The crassness of the opening line leaves a bitter taste in the mouth, but delve deeper and the real reasons behind the narrator's erratic behavior begin to emerge. Tejpal uses this beginning to contrast with what he ultimately wants to say.
Much of the first third of the novel describes the narrator's relationship with his spouse, Fizz. The pair leave New Delhi for a remote village in the Himalayas, where the narrator tries to write the Great Indian Novel. Here, an unrealized memory of a long-dead woman, Catherine, stalks him and deprives him of all comfort but one: the slaking of desire.
The protagonist chances upon a trove of 64 notebooks in their new house in the Himalayas. The notebooks elaborate, in raunchy detail, the sexcapades of Catherine and her lover Gaj Singh, who had lived in the same house decades ago. Not only do the words begin to take over the narrator's life, but he is also haunted by Catherine's apparition in dreams. Gradually, Tejpal's hero is taken away from the real world into the nether depths of extreme passion. As he plumbs the illegible writings with feverish intensity, he is forced to stake everything, including ultimately his marital life, at the altar of sexually charged prose.
The next segment, Kama (Desire) shifts the focus to America and Catherine's life story. This is the point where the reader begins to make sense of the novel. Kama tracks Catherine's disgust with her prim American life, her impatience with her mother's Catholic religiosity and the pity she feels for her father's declining years. The distaste that she harbors for her state fuels her journeys through the cities of Europe, her travels interspersed with epistolary exchanges with her parents. Her Paris sojourn is the first turn in the novel's tide. Alluding to Catherine's antipathy for emotionless hedonism, Tejpal reverses the opening assertion of his novel: Desire is a wonderfully promiscuous thing, but when it is trapped in monogamy it cannot survive without love.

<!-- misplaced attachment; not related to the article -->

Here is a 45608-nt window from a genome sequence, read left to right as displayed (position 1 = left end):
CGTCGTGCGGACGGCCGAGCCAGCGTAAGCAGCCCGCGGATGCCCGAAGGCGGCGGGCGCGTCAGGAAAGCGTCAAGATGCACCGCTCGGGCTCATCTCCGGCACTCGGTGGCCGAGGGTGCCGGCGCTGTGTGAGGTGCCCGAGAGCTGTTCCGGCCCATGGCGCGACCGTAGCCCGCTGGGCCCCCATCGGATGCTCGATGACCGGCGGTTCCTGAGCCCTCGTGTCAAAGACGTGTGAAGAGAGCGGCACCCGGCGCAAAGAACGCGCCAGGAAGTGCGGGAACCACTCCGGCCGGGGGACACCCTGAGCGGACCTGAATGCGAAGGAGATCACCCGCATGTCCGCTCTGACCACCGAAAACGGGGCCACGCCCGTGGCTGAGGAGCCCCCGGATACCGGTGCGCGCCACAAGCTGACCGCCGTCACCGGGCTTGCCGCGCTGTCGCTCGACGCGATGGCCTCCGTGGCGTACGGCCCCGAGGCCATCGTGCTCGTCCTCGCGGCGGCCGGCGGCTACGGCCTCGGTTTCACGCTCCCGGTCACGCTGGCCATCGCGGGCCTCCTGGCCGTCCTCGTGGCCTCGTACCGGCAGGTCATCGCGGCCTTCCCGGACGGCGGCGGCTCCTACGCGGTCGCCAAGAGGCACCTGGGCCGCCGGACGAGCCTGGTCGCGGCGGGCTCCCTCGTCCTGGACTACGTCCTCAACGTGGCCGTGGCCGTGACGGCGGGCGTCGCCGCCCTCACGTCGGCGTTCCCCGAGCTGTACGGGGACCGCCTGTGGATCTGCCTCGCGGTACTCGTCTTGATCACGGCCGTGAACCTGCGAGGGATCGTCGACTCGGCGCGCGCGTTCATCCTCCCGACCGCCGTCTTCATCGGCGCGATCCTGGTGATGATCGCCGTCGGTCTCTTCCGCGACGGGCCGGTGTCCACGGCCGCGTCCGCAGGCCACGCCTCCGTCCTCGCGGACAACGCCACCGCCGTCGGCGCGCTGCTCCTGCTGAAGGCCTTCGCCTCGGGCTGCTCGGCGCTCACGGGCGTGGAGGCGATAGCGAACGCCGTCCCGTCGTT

Interestingly, these passages mark the guest appearances of Somerset Maugham and Pablo Picasso in the narrative. Also, it is in Paris that Catherine meets her future husband, Mustafa Syed. She is beguiled by the charms of the Jagdevpur prince who "spoke English gently and with a fine sense for its sound." The novel takes her to India where she becomes Syed's wife and melds into a culture she has known all her life but never experienced. Catherine's bewilderment is dissipated by her husband's good advice: Be inscrutable.
After this, however, the novel momentarily slips into a mishmash of desire gone berserk. It is a wonder that it didn't occur to Tejpal, who purportedly knows so much about desire, that too much concupiscence, even in literary form, can move from edgy to bland to downright repulsive. By the time this roar dies down, one has had so much of Catherine's experimentation that one is almost relieved to see her dead.
The novel is again rescued toward the end by the narrator's haunting account of what passions possess us and which of those we cling to for reasons that are never fully known. There's also an exploration of how intense desire survives death to linger, imbuing everything it had once touched with a long-ago glow.
Despite warts, "Alchemy" is engaging because Tejpal binds the reader into a sordid tale of murderous intrigue, which concludes aptly.
The novel is, to use a clichéd phrase, thriller-like in its breathless pace. Tejpal's narrator is the portrait of an artist as the solitary reaper. Reaper of grim destinies and difficult emotions. That alone ensures that readers will connect with him at a deeply personal level.